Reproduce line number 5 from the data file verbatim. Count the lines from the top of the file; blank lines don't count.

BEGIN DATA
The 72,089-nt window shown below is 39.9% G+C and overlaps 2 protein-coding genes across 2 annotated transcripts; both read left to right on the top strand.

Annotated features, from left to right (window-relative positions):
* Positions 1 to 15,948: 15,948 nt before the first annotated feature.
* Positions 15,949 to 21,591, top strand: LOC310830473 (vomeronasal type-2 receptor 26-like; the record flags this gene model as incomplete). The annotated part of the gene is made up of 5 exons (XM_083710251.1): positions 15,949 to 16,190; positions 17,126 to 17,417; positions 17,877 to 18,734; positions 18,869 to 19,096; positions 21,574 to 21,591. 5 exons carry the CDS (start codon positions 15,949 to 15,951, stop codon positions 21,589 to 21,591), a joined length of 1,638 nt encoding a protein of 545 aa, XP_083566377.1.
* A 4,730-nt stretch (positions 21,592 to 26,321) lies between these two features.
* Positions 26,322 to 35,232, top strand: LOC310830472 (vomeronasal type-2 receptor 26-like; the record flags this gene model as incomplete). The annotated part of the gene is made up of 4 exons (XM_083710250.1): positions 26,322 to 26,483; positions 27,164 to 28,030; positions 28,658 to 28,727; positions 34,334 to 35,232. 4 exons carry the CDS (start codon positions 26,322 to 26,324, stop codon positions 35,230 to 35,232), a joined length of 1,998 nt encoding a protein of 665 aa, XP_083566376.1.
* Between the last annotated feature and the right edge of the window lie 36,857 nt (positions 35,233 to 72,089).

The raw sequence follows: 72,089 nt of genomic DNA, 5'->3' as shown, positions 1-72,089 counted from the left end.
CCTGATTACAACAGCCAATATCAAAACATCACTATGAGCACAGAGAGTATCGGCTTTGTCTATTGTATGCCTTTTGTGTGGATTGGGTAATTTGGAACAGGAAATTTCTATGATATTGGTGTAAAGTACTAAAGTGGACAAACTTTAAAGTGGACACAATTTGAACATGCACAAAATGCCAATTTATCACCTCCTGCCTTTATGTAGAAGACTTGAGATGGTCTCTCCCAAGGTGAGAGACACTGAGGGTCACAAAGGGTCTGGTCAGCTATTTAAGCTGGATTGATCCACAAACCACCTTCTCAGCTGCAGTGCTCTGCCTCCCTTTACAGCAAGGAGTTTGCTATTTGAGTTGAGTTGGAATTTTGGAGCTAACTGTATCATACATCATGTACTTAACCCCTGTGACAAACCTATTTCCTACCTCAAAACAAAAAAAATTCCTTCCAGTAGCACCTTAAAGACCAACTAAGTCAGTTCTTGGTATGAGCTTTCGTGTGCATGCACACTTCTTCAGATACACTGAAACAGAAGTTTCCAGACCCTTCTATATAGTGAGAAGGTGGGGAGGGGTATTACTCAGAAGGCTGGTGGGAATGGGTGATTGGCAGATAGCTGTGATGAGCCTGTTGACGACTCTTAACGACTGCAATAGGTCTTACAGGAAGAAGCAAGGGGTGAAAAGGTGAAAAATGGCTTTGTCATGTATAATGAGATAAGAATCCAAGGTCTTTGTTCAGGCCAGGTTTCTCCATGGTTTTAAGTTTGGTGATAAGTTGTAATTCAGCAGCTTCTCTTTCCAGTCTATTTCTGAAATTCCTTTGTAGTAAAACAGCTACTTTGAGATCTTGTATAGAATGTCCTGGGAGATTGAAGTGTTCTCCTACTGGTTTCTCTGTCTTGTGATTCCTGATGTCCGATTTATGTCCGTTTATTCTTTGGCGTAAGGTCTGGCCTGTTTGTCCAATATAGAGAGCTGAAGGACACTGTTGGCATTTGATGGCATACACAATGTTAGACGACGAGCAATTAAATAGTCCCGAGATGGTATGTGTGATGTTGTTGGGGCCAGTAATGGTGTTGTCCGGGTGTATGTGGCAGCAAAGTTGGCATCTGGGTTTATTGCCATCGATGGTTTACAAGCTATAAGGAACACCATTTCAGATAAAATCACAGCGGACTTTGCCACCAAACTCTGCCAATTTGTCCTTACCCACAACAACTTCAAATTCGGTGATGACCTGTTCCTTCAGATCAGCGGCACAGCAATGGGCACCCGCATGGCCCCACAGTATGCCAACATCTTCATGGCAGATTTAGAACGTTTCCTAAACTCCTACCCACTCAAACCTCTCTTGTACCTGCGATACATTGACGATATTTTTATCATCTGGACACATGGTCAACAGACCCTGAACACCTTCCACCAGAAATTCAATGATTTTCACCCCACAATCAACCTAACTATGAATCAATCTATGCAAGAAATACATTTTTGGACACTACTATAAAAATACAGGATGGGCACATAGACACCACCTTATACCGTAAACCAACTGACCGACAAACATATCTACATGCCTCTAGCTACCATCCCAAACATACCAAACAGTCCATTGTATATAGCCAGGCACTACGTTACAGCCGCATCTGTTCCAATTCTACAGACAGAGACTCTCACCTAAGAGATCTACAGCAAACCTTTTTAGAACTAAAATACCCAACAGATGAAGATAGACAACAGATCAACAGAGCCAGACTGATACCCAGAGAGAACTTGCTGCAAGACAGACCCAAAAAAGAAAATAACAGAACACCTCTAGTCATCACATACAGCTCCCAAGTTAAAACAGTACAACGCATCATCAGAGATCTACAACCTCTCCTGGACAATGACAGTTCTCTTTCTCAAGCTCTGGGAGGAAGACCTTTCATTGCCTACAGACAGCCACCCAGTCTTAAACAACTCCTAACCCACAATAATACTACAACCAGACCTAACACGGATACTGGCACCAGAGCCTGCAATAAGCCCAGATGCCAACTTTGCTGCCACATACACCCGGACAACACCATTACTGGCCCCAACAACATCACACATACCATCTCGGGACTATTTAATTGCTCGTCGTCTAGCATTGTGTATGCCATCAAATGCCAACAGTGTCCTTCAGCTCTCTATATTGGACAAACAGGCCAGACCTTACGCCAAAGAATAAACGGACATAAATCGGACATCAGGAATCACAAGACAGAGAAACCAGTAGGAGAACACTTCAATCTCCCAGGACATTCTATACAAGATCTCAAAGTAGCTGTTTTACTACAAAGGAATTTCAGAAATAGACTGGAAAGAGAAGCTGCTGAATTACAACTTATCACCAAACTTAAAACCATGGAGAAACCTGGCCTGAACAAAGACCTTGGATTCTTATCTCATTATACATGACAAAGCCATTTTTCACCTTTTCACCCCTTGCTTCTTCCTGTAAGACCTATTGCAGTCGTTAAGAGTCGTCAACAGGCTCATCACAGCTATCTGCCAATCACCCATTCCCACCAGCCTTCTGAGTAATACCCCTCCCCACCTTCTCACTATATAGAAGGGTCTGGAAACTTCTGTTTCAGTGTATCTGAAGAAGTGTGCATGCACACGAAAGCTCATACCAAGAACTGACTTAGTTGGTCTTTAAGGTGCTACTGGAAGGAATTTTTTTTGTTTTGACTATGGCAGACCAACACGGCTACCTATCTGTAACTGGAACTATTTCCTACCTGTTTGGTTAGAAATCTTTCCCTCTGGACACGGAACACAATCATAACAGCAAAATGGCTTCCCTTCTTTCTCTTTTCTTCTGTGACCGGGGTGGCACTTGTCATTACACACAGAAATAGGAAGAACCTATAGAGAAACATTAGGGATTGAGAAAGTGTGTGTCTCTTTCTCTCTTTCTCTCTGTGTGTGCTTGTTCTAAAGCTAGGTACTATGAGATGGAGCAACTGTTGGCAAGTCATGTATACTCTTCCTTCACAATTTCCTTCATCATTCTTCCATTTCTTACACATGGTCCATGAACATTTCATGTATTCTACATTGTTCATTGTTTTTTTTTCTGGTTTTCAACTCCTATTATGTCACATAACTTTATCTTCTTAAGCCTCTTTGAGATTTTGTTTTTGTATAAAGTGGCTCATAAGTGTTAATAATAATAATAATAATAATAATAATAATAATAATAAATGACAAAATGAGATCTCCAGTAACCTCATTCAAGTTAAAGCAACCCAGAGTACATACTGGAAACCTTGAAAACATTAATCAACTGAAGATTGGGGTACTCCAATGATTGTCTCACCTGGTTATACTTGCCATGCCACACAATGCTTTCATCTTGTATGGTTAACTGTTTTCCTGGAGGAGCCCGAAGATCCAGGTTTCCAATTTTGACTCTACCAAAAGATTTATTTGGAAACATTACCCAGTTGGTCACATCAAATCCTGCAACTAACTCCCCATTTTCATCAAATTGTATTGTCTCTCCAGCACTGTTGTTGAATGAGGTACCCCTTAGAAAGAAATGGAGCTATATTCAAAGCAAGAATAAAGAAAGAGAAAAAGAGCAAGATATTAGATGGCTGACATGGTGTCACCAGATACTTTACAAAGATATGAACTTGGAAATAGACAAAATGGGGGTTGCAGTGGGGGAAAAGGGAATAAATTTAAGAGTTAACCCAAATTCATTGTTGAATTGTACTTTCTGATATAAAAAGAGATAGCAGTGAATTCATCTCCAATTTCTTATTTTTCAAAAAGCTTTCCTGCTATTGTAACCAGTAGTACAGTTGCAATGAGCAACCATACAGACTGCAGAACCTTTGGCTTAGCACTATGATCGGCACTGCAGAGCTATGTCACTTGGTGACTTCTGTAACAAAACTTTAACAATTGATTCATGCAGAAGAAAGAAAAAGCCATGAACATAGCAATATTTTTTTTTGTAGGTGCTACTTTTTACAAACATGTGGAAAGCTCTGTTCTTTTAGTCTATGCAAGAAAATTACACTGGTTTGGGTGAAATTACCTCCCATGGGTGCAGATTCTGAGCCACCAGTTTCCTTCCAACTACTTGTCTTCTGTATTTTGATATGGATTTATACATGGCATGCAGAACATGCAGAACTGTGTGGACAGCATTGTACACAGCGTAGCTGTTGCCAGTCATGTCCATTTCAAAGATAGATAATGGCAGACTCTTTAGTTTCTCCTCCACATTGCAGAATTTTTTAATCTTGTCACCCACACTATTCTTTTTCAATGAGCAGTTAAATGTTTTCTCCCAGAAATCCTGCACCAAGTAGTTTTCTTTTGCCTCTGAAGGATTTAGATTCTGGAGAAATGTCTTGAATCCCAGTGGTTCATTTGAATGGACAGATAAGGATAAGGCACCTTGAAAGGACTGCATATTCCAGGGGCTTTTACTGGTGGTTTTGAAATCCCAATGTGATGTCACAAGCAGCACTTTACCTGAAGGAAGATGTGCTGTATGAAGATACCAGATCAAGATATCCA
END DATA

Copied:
* A 4,730-nt stretch (positions 21,592 to 26,321) lies between these two features.